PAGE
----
Painter Santiago Pérez, who lived in Colorado Springs for several years as a member of the U.S. Air Force, is the subject of the multi-dimensional Return of the Wizard, an enormous solo show on display at the Carson-Masuoka Gallery. The impressive exhibit includes more than fifty paintings done over the past eighteen months.
A relentless experimenter, Pérez does three distinct types of work -- magic realist paintings, Western paintings, and more or less traditional landscape paintings. He also uses an incredibly broad variety of styles and techniques. What holds them all together is the theme of the American West, in particular the Hispanic tradition.
Born into an agrarian family in San Antonio, Texas, in 1950 -- his father was a ranch hand -- Pérez was always interested in art, and he continued to draw and paint even after he joined the Air Force. In the 1980s, while he was stationed in Germany, Pérez got serious about painting. He exhibited his work for the first time in 1988 just before being transferred to Colorado Springs. There he rented a studio and painted with incredible drive and ambition, often putting in fifty hours a week. Pérez got his first break in 1990, when his work was included in an annual exhibit at the Colorado State Fair in Pueblo. That may not sound like an auspicious beginning, but at the time, the juried exhibit was regarded as especially important for southern Colorado artists.
Return of the Wizardand Steve Alarid
Return of the Wizard
Through May 3
Carson-Masuoka Gallery, 760 Santa Fe Drive
Through April 14
Pirate, 3659 Navajo Street
Pérez was prolific and began to exhibit regularly in Pueblo, Colorado Springs and Manitou Springs, getting his Denver premiere in 1992 in Sin Fronteras, a survey of contemporary Hispanic art organized by Sally Perisho at the Center for the Visual Arts. Pérez's incredible paintings on tin at that show earned him instant recognition at a time when interest in Hispanic art in Denver was growing. The following year, Pérez was picked up by a major commercial venue: the Sandy Carson Gallery, forerunner of Carson-Masuoka.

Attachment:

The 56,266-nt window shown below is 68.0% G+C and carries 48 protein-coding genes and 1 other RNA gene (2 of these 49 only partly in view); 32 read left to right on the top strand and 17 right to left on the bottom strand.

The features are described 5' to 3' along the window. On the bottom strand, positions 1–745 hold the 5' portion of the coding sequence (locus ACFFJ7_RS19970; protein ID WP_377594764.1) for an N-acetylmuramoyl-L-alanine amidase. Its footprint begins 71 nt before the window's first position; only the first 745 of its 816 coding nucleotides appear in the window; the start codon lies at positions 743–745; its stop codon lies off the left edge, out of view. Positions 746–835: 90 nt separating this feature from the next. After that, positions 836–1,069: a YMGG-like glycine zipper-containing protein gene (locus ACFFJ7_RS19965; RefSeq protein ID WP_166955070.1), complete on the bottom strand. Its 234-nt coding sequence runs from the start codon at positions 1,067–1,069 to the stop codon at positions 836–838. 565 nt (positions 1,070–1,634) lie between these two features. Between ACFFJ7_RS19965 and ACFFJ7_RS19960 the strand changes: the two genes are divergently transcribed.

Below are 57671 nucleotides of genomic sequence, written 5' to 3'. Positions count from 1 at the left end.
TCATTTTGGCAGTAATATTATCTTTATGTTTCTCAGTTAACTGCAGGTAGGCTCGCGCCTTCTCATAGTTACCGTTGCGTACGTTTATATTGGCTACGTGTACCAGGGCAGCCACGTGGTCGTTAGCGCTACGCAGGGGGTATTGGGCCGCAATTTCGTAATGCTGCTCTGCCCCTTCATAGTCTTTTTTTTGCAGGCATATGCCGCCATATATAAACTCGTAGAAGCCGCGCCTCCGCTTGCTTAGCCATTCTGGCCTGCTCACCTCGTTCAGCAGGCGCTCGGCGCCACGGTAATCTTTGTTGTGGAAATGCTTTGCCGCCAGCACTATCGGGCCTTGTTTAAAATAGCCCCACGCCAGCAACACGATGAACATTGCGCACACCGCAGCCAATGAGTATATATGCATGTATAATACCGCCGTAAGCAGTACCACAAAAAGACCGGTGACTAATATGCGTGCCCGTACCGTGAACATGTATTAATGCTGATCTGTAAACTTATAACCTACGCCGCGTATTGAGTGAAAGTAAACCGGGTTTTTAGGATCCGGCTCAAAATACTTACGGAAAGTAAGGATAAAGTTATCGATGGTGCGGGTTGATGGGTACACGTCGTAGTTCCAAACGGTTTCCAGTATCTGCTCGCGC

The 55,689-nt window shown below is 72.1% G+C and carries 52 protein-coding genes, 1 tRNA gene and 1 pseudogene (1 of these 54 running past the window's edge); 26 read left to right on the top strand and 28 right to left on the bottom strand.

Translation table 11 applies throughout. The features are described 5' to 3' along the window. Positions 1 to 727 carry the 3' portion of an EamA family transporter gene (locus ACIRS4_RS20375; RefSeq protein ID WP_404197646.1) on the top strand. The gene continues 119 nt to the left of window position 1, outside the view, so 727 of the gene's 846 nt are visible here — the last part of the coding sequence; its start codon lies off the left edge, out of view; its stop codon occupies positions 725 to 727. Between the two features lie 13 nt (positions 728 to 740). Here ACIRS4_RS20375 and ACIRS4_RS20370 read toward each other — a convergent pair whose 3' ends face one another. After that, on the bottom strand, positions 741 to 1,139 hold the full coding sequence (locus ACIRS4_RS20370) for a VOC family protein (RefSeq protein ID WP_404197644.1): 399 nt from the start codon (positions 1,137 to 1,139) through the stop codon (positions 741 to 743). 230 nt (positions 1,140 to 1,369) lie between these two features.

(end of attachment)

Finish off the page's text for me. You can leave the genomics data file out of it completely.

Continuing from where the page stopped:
In the mid-'90s, Pérez was transferred to New Mexico, and in 2000, he retired from the Air Force. He now lives and works in Tijeras, New Mexico, and devotes himself full-time to his painting. That explains how he was able to do so many paintings for Return of the Wizard. To be honest, the show is uneven, and there are some paintings that seem halfhearted and thin, but Pérez has got a good average, and the best pieces more than make up for these few disappointments.
Self-taught, Pérez used art-history books to learn about painting, and he cites fifteenth- and sixteenth-century Dutch artist Hieronymus Bosch as a source for his work. But many other influences are evident in his art, including the seventeenth-century Spanish baroque painters, the turn-of-the-nineteenth-century romantic realists working out West, and the twentieth-century surrealists and neo-expressionists. In fact, Pérez appeared hard on the heels of the neo-expressionist craze of the '80s and early '90s, and his work is clearly most closely associated with that movement.